Man jailed after blaming speeding ticket on fictional Frenchman

On 9 May 2018 at Winchester Crown Court, the defendant was sentenced to three counts of doing acts tending to and intended to pervert the course of public justice. He had been convicted after a trial and received three consecutive sentences. In short, he had pretended that a vehicle that could be linked to him had been driven by another person who was a Frenchman named Grevin Musee. The name was the equivalent of the Parisian version of Madame Tussauds and was in fact fictitious. He tried to cover the tracks of his deception when the Police started to investigate and created a second fictitious character that led the Police to the Isle of Lewes in the Hebrides. A second car that he was linked to was caught speeding and he repeated the offence claiming that it was driven again by Mr Musee. He later tried to cover up that second deception with some false documentation (count 3). He was found guilty after a trial.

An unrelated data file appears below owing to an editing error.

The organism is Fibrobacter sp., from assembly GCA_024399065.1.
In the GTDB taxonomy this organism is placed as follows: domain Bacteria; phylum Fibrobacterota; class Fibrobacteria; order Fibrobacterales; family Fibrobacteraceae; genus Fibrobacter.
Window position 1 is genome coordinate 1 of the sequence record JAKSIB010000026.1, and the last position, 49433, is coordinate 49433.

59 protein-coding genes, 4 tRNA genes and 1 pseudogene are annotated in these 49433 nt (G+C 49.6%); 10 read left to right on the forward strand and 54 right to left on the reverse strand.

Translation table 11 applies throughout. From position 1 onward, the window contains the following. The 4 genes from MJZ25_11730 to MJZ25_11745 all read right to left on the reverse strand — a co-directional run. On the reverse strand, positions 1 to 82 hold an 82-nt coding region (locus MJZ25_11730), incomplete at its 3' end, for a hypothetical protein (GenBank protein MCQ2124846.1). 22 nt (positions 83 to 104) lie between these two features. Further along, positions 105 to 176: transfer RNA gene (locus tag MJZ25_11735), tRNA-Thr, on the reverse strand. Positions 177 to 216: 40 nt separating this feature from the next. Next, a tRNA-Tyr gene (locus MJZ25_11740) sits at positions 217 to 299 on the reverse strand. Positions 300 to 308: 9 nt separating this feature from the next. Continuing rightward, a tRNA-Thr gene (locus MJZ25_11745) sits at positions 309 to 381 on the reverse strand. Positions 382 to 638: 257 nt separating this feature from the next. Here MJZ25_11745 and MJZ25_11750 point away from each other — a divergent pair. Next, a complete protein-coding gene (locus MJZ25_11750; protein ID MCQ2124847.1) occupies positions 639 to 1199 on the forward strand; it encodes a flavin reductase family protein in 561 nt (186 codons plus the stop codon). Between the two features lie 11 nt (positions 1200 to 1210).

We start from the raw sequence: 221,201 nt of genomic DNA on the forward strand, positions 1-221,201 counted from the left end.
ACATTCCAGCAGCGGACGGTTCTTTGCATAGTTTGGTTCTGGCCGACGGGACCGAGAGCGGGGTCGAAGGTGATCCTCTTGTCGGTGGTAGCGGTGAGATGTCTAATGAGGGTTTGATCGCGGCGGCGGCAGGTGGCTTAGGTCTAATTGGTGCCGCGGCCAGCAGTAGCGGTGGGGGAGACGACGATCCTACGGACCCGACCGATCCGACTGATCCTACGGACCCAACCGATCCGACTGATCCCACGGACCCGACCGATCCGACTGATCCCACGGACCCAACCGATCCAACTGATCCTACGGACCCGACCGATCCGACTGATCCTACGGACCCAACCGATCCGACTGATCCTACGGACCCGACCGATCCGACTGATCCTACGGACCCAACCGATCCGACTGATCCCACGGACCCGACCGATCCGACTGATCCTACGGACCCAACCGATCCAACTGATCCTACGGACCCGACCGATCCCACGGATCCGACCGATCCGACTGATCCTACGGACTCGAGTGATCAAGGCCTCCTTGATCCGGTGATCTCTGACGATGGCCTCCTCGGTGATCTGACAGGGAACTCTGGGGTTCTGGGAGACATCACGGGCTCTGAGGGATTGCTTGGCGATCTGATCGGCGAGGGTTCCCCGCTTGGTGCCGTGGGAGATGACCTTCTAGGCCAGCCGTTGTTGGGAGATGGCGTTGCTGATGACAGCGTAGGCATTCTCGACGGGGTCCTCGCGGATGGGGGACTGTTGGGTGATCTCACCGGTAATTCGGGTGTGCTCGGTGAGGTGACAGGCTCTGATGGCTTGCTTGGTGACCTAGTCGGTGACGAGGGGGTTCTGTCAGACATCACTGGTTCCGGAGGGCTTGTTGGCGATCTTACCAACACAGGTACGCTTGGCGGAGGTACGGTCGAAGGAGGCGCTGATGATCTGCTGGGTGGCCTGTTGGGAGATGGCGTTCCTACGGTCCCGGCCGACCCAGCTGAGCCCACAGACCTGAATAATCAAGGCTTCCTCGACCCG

HHJ Barnett who sentenced him referred to the legal authorities of R. v. Snow [2008] EWCA Crim 580 and R. v. Ratcliffe [2016] EWCA Crim 27. Some principles can be derived from these cases:

  1. Perverting the course of justice is invariably a grave matter because it strikes at the root of the criminal justice system. As such, a deterrent sentence of an immediate custodial sentence is highly likely.
  2. For a single offence, with minimal inconvenience to anyone else or the authorities, a short sentence of 3-4 months can be expected.
  3. Multiple offences, suggesting a sustained period of deception are likely to reach 9-12 months, where there is no inconvenience to any third party but some inconvenience to the authorities in having to investigate matters.
  4. Where a third party has been wrongly accused or worse arrested, then sentences in excess of 12 months can be expected.

For further details of the case as reported in the media, please click here.

 

Mark Ruffell